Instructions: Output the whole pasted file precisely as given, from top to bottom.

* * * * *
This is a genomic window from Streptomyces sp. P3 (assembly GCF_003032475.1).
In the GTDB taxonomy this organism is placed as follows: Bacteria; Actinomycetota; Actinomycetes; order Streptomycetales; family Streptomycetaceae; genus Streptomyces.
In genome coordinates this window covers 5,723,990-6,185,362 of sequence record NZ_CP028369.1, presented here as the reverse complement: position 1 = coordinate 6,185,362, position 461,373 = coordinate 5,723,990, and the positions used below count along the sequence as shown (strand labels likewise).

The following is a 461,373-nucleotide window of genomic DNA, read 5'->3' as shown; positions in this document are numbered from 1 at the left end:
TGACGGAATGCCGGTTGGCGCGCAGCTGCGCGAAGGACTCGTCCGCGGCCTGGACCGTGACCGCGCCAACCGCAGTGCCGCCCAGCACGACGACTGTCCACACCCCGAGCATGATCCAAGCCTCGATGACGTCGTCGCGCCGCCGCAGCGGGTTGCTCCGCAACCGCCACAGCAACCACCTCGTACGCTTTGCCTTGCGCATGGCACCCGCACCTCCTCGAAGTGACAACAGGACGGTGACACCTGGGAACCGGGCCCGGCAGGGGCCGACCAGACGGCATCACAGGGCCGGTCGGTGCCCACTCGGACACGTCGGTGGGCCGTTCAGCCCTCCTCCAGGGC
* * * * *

This is a genomic window from Streptomyces sp. P3 (assembly GCF_003032475.1).
In the GTDB taxonomy this organism is placed as follows: Bacteria; Actinomycetota; Actinomycetes; order Streptomycetales; family Streptomycetaceae; genus Streptomyces.
In genome coordinates this window covers 5,723,990-6,185,362 of sequence record NZ_CP028369.1, presented here as the reverse complement: position 1 = coordinate 6,185,362, position 461,373 = coordinate 5,723,990, and the positions used below count along the sequence as shown (strand labels likewise).

The following is a 461,373-nucleotide window of genomic DNA, read 5'->3' as shown; positions in this document are numbered from 1 at the left end:
TGACGGAATGCCGGTTGGCGCGCAGCTGCGCGAAGGACTCGTCCGCGGCCTGGACCGTGACCGCGCCAACCGCAGTGCCGCCCAGCACGACGACTGTCCACACCCCGAGCATGATCCAAGCCTCGATGACGTCGTCGCGCCGCCGCAGCGGGTTGCTCCGCAACCGCCACAGCAACCACCTCGTACGCTTTGCCTTGCGCATGGCACCCGCACCTCCTCGAAGTGACAACAGGACGGTGACACCTGGGAACCGGGCCCGGCAGGGGCCGACCAGACGGCATCACAGGGCCGGTCGGTGCCCACTCGGACACGTCGGTGGGCCGTTCAGCCCTCCTCCAGGGC